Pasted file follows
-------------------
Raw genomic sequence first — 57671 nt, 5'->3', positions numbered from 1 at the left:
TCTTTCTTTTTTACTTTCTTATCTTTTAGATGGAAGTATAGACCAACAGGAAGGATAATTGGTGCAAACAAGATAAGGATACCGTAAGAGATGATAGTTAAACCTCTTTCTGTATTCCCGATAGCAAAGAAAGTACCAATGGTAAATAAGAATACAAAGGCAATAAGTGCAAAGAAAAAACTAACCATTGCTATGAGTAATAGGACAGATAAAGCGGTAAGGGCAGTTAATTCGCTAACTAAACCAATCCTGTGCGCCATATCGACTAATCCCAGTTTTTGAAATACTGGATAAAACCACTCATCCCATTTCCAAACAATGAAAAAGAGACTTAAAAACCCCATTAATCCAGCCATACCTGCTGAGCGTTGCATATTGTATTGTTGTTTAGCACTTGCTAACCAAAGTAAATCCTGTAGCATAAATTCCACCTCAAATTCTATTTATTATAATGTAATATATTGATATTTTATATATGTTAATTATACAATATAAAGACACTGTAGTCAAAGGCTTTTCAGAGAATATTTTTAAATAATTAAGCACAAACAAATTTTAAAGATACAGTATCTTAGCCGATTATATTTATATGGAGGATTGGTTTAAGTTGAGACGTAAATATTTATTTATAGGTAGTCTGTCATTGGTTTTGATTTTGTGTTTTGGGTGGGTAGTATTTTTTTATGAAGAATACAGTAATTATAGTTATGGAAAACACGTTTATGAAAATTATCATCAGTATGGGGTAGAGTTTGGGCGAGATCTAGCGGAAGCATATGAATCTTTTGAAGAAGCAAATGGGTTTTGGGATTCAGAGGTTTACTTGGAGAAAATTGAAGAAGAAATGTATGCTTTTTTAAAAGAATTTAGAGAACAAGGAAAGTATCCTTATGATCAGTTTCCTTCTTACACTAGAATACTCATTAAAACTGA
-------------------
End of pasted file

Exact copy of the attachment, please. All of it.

Raw genomic sequence first — 57671 nt, 5'->3', positions numbered from 1 at the left:
TCTTTCTTTTTTACTTTCTTATCTTTTAGATGGAAGTATAGACCAACAGGAAGGATAATTGGTGCAAACAAGATAAGGATACCGTAAGAGATGATAGTTAAACCTCTTTCTGTATTCCCGATAGCAAAGAAAGTACCAATGGTAAATAAGAATACAAAGGCAATAAGTGCAAAGAAAAAACTAACCATTGCTATGAGTAATAGGACAGATAAAGCGGTAAGGGCAGTTAATTCGCTAACTAAACCAATCCTGTGCGCCATATCGACTAATCCCAGTTTTTGAAATACTGGATAAAACCACTCATCCCATTTCCAAACAATGAAAAAGAGACTTAAAAACCCCATTAATCCAGCCATACCTGCTGAGCGTTGCATATTGTATTGTTGTTTAGCACTTGCTAACCAAAGTAAATCCTGTAGCATAAATTCCACCTCAAATTCTATTTATTATAATGTAATATATTGATATTTTATATATGTTAATTATACAATATAAAGACACTGTAGTCAAAGGCTTTTCAGAGAATATTTTTAAATAATTAAGCACAAACAAATTTTAAAGATACAGTATCTTAGCCGATTATATTTATATGGAGGATTGGTTTAAGTTGAGACGTAAATATTTATTTATAGGTAGTCTGTCATTGGTTTTGATTTTGTGTTTTGGGTGGGTAGTATTTTTTTATGAAGAATACAGTAATTATAGTTATGGAAAACACGTTTATGAAAATTATCATCAGTATGGGGTAGAGTTTGGGCGAGATCTAGCGGAAGCATATGAATCTTTTGAAGAAGCAAATGGGTTTTGGGATTCAGAGGTTTACTTGGAGAAAATTGAAGAAGAAATGTATGCTTTTTTAAAAGAATTTAGAGAACAAGGAAAGTATCCTTATGATCAGTTTCCTTCTTACACTAGAATACTCATTAAAACTGA